'Hot fuel' fight: Three oil companies say they'll settle

| Friday, April 06, 2012

Three of the big oil companies have agreed to settle lawsuits that accuse them of selling “hot fuel” at the pump. The Kansas City Star reports that the details of what Shell, BP and Conoco-Phillips are offering aren’t available yet.

The three companies are among the defendants in a class-action lawsuit that accuses oil companies and gas stations of profiting to the tune of $3.5 billion a year by often selling hot gas and diesel fuel.

Plaintiffs in the case want temperature-compensation equipment installed at the pumps to ensure that fuel is sold at or near 60-degrees, but it’s not known if the oil company’s settlement proposal includes that. 

Although not part of the lawsuit, the Owner-Operator Independent Driver Association has been involved in this issue since 2002 when members expressed concern about how it affects their costs of operations.

The phrase “hot fuel” refers to expanded diesel fuel or gasoline that is sold at retail pumps at temperatures higher than the century-old government standard of 60 degrees. That is the temperature/volume used in the petro-chemical industry to measure all petroleum liquids.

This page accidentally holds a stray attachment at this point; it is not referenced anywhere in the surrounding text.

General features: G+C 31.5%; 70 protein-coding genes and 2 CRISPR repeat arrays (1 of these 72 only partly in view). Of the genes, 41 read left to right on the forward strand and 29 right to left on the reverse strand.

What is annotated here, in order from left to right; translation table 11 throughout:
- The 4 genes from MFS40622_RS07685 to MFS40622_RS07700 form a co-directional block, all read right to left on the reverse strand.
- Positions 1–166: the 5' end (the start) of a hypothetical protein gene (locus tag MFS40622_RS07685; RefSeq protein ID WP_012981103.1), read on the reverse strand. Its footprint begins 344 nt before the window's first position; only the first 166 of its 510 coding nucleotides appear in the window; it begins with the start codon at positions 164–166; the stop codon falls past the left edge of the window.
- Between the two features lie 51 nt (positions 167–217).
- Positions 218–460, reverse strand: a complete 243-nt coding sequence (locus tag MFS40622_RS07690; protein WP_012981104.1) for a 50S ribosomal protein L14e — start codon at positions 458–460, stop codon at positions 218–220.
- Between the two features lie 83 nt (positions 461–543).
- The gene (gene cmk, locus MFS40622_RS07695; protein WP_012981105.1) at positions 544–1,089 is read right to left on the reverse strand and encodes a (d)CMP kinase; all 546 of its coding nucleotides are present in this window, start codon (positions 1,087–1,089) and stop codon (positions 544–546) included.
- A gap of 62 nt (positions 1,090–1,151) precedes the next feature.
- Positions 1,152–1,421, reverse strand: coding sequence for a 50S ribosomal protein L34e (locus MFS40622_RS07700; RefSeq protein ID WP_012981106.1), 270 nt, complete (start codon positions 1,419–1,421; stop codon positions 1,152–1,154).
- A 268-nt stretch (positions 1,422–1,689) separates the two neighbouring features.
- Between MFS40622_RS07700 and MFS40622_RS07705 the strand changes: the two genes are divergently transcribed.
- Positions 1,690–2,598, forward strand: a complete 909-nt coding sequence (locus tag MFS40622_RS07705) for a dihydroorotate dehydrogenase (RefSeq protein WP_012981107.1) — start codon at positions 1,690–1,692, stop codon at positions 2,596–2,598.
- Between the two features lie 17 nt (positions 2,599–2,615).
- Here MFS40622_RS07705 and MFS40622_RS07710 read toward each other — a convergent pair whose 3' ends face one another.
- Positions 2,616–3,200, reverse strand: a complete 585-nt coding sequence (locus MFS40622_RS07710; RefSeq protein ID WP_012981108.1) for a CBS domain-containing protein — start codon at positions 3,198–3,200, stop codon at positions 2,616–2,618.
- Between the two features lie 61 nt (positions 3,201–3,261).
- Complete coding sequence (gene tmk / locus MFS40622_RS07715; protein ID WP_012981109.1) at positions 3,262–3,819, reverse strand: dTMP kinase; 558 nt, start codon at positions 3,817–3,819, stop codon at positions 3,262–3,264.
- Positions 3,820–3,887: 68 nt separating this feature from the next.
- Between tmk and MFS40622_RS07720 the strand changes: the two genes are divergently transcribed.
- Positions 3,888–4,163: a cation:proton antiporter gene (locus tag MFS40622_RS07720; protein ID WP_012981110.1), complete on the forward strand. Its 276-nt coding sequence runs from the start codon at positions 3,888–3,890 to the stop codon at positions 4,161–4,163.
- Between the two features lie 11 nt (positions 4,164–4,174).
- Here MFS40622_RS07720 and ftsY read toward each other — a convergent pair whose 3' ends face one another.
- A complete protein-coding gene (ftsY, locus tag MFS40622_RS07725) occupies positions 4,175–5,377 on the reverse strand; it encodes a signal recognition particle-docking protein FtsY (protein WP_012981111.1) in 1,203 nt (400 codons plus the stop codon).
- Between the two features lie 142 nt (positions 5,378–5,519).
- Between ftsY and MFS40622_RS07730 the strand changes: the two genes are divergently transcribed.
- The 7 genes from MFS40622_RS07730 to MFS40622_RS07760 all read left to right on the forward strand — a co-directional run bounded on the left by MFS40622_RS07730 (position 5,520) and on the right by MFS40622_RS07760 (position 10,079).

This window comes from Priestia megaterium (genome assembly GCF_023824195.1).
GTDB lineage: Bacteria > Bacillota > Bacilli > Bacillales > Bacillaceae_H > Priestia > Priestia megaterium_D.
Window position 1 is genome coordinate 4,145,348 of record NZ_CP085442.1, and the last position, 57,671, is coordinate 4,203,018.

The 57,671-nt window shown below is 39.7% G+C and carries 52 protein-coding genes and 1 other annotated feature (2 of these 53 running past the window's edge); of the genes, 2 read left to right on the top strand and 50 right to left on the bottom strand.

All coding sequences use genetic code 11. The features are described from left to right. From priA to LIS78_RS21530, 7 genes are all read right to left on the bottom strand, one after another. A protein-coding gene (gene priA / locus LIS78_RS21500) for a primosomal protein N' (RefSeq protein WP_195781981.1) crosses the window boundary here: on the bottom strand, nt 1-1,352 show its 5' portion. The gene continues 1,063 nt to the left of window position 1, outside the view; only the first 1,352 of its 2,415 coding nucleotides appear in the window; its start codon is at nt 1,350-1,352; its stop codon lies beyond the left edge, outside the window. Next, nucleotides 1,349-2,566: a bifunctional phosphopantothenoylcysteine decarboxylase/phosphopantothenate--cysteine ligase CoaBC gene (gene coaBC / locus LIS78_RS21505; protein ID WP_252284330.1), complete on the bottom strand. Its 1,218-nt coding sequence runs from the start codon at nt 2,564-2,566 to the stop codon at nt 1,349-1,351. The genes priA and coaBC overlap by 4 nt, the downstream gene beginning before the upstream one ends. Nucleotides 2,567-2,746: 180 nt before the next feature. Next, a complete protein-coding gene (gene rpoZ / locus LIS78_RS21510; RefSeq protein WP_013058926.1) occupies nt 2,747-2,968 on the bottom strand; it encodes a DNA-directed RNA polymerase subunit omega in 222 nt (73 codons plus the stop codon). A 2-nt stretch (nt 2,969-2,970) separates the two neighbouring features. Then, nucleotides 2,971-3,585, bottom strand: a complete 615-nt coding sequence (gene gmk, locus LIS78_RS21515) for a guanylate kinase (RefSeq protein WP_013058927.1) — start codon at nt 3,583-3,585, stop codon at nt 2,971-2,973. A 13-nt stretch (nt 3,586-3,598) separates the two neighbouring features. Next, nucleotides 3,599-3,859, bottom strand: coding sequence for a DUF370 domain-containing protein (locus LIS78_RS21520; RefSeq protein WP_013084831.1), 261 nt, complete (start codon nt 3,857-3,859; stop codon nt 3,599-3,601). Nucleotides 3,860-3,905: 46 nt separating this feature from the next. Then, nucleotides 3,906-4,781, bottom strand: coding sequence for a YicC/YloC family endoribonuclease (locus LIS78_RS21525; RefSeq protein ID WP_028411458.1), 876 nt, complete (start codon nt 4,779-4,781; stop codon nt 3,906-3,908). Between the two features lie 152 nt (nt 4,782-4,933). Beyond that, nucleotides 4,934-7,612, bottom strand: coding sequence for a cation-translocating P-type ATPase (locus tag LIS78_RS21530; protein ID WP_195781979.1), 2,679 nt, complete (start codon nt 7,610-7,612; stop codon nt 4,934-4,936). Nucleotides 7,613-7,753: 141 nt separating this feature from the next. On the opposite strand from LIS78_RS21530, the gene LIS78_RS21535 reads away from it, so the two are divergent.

At the 60-degree standard, a gallon of fuel delivers a certain amount of measurable energy, or BTU. But when expanded by higher temperatures, that same amount of fuel actually delivers less energy.

The warmer the fuel, the less BTU and fewer miles to the gallons a vehicle will receive. Consequently, if a vehicle averages six miles per gallon, 200 gallons of 98-degree fuel is going to take a truck 36 fewer miles than 60-degree fuel.

OOIDA has been educating truckers and the non-trucking public about hot fuel via the Association’s media and a dedicated website, turndownhotfuel.com.

The Association points out that the problem is not only how much extra money consumers have been paying at the pump, but also the extra sales tax dollars kept by retailers.

Gasoline and diesel fuel are measured and taxed at the same time whenever the retailer purchases it wholesale from the refinery (or rack). Any additional amount of taxes paid by motorists at the pump, because they may be buying fuel at temperatures higher than 60 degrees, unfairly financially benefits the oil companies and the retailers.

In other words, the retailers are charging sales tax for a certain volume, but paying less themselves if the temperature of the fuel is higher than 60 degrees.

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